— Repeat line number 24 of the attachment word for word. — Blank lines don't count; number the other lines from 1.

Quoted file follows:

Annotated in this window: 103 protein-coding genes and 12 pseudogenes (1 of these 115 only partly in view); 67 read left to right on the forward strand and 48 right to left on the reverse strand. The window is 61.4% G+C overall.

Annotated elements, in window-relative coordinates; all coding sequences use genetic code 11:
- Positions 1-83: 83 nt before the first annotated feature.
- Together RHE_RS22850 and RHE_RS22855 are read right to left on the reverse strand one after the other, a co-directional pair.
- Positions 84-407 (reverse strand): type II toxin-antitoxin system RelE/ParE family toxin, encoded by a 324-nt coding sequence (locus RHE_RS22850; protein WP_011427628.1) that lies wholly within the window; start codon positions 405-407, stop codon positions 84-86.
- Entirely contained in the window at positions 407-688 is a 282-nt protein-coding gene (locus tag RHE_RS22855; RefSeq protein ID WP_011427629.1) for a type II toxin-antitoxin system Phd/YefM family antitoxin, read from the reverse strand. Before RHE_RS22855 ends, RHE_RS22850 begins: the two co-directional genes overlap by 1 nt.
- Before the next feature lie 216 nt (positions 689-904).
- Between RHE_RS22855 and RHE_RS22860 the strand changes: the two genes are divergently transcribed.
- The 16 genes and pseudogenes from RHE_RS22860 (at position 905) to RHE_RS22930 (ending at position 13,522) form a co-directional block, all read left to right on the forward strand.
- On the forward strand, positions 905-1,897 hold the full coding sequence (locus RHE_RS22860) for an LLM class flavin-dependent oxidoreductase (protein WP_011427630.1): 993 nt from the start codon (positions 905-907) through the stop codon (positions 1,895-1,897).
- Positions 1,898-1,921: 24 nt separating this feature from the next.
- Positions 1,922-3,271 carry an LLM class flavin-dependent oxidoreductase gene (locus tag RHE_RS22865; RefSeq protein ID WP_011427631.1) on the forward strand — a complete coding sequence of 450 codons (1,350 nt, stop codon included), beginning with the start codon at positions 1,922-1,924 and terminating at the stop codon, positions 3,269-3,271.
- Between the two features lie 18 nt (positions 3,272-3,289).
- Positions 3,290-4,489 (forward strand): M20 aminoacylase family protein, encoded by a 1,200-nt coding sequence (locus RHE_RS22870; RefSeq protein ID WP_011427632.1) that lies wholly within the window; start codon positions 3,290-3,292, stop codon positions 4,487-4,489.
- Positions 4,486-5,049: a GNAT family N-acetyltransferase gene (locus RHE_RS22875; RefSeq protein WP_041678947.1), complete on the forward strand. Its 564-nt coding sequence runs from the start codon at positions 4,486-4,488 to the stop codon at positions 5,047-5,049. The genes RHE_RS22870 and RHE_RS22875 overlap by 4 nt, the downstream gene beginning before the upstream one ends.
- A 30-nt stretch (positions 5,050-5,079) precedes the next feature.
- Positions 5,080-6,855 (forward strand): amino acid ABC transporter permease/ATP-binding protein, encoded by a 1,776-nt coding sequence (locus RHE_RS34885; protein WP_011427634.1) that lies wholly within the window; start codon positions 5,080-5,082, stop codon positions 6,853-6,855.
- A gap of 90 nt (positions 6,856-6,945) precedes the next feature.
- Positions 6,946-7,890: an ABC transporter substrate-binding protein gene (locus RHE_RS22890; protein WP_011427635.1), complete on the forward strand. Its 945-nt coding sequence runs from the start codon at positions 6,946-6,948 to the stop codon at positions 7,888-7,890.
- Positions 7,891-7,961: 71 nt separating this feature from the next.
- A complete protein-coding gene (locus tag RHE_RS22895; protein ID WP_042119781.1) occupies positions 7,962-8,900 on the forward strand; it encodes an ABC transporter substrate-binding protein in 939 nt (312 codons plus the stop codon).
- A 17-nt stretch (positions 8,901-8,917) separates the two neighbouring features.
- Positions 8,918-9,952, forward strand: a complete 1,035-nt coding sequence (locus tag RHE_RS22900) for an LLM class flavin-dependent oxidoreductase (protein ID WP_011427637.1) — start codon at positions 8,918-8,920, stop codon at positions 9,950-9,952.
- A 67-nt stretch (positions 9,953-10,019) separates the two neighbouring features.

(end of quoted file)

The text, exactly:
- A 67-nt stretch (positions 9,953-10,019) separates the two neighbouring features.